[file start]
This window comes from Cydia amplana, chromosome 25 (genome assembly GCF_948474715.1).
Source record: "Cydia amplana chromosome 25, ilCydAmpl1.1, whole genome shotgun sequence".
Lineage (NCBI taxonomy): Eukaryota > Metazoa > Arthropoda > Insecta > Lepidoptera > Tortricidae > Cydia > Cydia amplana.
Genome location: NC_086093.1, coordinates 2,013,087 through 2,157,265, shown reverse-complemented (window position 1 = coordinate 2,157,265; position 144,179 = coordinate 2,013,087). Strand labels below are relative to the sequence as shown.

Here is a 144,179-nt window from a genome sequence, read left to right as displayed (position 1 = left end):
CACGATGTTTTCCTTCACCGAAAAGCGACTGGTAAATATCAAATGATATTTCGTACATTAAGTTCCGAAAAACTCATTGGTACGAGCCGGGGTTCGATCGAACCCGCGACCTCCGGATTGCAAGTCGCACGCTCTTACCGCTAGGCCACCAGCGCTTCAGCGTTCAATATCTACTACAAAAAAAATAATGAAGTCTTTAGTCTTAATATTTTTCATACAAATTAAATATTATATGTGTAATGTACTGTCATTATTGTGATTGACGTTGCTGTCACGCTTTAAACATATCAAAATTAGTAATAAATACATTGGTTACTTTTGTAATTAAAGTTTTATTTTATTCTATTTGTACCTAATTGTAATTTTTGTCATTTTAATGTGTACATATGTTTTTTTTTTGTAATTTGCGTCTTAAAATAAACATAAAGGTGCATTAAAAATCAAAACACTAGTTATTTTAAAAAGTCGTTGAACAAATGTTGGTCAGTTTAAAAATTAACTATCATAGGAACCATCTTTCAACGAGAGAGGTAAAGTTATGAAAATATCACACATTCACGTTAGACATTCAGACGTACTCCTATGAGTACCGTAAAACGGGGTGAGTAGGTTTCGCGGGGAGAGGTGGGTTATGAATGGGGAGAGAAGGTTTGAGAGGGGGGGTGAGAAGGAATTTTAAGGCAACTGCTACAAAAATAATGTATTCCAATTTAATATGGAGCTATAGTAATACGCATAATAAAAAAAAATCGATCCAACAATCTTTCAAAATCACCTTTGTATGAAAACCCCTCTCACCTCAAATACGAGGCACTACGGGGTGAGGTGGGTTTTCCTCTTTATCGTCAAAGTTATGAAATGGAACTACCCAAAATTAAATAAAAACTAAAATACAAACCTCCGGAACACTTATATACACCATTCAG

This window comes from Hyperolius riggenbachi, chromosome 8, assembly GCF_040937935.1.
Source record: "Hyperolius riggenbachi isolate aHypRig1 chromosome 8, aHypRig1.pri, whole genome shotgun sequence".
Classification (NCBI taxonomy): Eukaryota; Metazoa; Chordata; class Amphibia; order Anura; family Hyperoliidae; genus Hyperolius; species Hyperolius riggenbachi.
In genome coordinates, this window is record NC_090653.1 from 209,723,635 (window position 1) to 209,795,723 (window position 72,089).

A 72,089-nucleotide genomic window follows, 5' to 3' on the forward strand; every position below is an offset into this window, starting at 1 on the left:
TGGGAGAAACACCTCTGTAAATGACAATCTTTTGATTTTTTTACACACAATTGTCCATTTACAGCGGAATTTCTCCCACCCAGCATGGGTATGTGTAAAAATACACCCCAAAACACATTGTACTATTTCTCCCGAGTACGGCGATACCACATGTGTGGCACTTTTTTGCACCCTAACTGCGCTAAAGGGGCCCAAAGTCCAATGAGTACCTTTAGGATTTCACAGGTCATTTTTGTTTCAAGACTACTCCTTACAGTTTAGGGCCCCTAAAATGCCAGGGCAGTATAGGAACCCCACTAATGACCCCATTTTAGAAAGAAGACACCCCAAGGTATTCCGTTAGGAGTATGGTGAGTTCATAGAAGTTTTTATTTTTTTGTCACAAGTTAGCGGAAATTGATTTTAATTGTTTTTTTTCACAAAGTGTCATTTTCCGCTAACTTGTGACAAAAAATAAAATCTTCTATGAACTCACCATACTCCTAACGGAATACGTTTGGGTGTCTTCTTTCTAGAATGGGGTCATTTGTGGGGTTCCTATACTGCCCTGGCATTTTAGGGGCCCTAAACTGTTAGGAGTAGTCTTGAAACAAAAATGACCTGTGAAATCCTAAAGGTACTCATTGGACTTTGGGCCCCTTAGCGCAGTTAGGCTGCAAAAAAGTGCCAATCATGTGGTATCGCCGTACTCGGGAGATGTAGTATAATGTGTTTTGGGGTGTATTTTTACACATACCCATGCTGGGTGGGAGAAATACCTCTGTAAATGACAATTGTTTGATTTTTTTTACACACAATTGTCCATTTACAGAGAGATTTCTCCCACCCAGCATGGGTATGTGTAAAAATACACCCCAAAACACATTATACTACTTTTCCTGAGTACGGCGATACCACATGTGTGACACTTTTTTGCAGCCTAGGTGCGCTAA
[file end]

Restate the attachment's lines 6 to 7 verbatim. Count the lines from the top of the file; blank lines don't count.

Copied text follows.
CACGATGTTTTCCTTCACCGAAAAGCGACTGGTAAATATCAAATGATATTTCGTACATTAAGTTCCGAAAAACTCATTGGTACGAGCCGGGGTTCGATCGAACCCGCGACCTCCGGATTGCAAGTCGCACGCTCTTACCGCTAGGCCACCAGCGCTTCAGCGTTCAATATCTACTACAAAAAAAATAATGAAGTCTTTAGTCTTAATATTTTTCATACAAATTAAATATTATATGTGTAATGTACTGTCATTATTGTGATTGACGTTGCTGTCACGCTTTAAACATATCAAAATTAGTAATAAATACATTGGTTACTTTTGTAATTAAAGTTTTATTTTATTCTATTTGTACCTAATTGTAATTTTTGTCATTTTAATGTGTACATATGTTTTTTTTTTGTAATTTGCGTCTTAAAATAAACATAAAGGTGCATTAAAAATCAAAACACTAGTTATTTTAAAAAGTCGTTGAACAAATGTTGGTCAGTTTAAAAATTAACTATCATAGGAACCATCTTTCAACGAGAGAGGTAAAGTTATGAAAATATCACACATTCACGTTAGACATTCAGACGTACTCCTATGAGTACCGTAAAACGGGGTGAGTAGGTTTCGCGGGGAGAGGTGGGTTATGAATGGGGAGAGAAGGTTTGAGAGGGGGGGTGAGAAGGAATTTTAAGGCAACTGCTACAAAAATAATGTATTCCAATTTAATATGGAGCTATAGTAATACGCATAATAAAAAAAAATCGATCCAACAATCTTTCAAAATCACCTTTGTATGAAAACCCCTCTCACCTCAAATACGAGGCACTACGGGGTGAGGTGGGTTTTCCTCTTTATCGTCAAAGTTATGAAATGGAACTACCCAAAATTAAATAAAAACTAAAATACAAACCTCCGGAACACTTATATACACCATTCAG

This window comes from Hyperolius riggenbachi, chromosome 8, assembly GCF_040937935.1.